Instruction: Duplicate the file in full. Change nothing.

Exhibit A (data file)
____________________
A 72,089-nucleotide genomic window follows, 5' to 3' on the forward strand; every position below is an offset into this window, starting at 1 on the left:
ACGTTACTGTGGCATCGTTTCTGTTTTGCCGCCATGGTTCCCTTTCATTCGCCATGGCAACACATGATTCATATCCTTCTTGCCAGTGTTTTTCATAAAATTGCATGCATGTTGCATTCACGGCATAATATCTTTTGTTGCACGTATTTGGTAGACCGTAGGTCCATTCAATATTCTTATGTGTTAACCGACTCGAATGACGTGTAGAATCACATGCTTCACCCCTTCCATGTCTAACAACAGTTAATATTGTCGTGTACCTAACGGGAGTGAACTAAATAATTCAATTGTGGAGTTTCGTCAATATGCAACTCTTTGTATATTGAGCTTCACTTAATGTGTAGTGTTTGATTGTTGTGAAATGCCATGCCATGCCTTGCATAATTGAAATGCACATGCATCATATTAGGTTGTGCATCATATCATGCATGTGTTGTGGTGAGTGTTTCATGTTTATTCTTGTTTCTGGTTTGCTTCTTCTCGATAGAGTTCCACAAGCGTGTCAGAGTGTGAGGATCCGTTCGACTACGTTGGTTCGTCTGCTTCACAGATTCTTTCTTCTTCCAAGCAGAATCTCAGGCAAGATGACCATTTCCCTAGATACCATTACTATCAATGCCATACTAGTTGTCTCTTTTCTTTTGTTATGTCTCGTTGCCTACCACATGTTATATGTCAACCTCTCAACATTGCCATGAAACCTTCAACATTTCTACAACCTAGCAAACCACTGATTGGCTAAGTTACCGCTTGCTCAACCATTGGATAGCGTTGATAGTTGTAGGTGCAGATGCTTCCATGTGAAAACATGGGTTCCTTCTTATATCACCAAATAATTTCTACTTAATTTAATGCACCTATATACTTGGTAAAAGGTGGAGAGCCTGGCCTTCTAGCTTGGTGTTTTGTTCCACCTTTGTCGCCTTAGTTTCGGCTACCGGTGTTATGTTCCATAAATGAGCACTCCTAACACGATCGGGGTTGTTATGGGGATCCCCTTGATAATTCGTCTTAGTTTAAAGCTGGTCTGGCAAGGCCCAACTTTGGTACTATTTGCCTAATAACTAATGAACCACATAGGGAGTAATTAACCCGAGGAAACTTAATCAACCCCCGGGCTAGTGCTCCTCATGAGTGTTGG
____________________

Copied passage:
A 72,089-nucleotide genomic window follows, 5' to 3' on the forward strand; every position below is an offset into this window, starting at 1 on the left:
ACGTTACTGTGGCATCGTTTCTGTTTTGCCGCCATGGTTCCCTTTCATTCGCCATGGCAACACATGATTCATATCCTTCTTGCCAGTGTTTTTCATAAAATTGCATGCATGTTGCATTCACGGCATAATATCTTTTGTTGCACGTATTTGGTAGACCGTAGGTCCATTCAATATTCTTATGTGTTAACCGACTCGAATGACGTGTAGAATCACATGCTTCACCCCTTCCATGTCTAACAACAGTTAATATTGTCGTGTACCTAACGGGAGTGAACTAAATAATTCAATTGTGGAGTTTCGTCAATATGCAACTCTTTGTATATTGAGCTTCACTTAATGTGTAGTGTTTGATTGTTGTGAAATGCCATGCCATGCCTTGCATAATTGAAATGCACATGCATCATATTAGGTTGTGCATCATATCATGCATGTGTTGTGGTGAGTGTTTCATGTTTATTCTTGTTTCTGGTTTGCTTCTTCTCGATAGAGTTCCACAAGCGTGTCAGAGTGTGAGGATCCGTTCGACTACGTTGGTTCGTCTGCTTCACAGATTCTTTCTTCTTCCAAGCAGAATCTCAGGCAAGATGACCATTTCCCTAGATACCATTACTATCAATGCCATACTAGTTGTCTCTTTTCTTTTGTTATGTCTCGTTGCCTACCACATGTTATATGTCAACCTCTCAACATTGCCATGAAACCTTCAACATTTCTACAACCTAGCAAACCACTGATTGGCTAAGTTACCGCTTGCTCAACCATTGGATAGCGTTGATAGTTGTAGGTGCAGATGCTTCCATGTGAAAACATGGGTTCCTTCTTATATCACCAAATAATTTCTACTTAATTTAATGCACCTATATACTTGGTAAAAGGTGGAGAGCCTGGCCTTCTAGCTTGGTGTTTTGTTCCACCTTTGTCGCCTTAGTTTCGGCTACCGGTGTTATGTTCCATAAATGAGCACTCCTAACACGATCGGGGTTGTTATGGGGATCCCCTTGATAATTCGTCTTAGTTTAAAGCTGGTCTGGCAAGGCCCAACTTTGGTACTATTTGCCTAATAACTAATGAACCACATAGGGAGTAATTAACCCGAGGAAACTTAATCAACCCCCGGGCTAGTGCTCCTCATGAGTGTTGG